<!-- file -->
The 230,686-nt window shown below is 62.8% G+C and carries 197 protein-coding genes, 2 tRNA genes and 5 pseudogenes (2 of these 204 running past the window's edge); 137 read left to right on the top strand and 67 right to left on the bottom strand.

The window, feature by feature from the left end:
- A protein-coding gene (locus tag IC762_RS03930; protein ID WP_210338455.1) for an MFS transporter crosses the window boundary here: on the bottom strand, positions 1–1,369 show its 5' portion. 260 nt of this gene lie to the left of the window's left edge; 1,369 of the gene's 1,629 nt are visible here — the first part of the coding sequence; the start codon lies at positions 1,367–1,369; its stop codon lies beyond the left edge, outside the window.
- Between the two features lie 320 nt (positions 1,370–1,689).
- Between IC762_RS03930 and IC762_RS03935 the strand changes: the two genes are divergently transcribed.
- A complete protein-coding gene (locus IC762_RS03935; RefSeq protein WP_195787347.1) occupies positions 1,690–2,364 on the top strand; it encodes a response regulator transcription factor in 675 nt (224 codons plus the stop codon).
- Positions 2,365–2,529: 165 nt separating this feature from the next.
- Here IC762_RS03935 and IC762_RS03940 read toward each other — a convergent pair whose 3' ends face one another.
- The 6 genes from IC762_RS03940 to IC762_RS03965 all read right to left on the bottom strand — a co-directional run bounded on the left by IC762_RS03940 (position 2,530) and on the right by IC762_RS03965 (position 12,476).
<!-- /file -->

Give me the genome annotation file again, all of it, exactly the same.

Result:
The 230,686-nt window shown below is 62.8% G+C and carries 197 protein-coding genes, 2 tRNA genes and 5 pseudogenes (2 of these 204 running past the window's edge); 137 read left to right on the top strand and 67 right to left on the bottom strand.

The window, feature by feature from the left end:
- A protein-coding gene (locus tag IC762_RS03930; protein ID WP_210338455.1) for an MFS transporter crosses the window boundary here: on the bottom strand, positions 1–1,369 show its 5' portion. 260 nt of this gene lie to the left of the window's left edge; 1,369 of the gene's 1,629 nt are visible here — the first part of the coding sequence; the start codon lies at positions 1,367–1,369; its stop codon lies beyond the left edge, outside the window.
- Between the two features lie 320 nt (positions 1,370–1,689).
- Between IC762_RS03930 and IC762_RS03935 the strand changes: the two genes are divergently transcribed.
- A complete protein-coding gene (locus IC762_RS03935; RefSeq protein WP_195787347.1) occupies positions 1,690–2,364 on the top strand; it encodes a response regulator transcription factor in 675 nt (224 codons plus the stop codon).
- Positions 2,365–2,529: 165 nt separating this feature from the next.
- Here IC762_RS03935 and IC762_RS03940 read toward each other — a convergent pair whose 3' ends face one another.
- The 6 genes from IC762_RS03940 to IC762_RS03965 all read right to left on the bottom strand — a co-directional run bounded on the left by IC762_RS03940 (position 2,530) and on the right by IC762_RS03965 (position 12,476).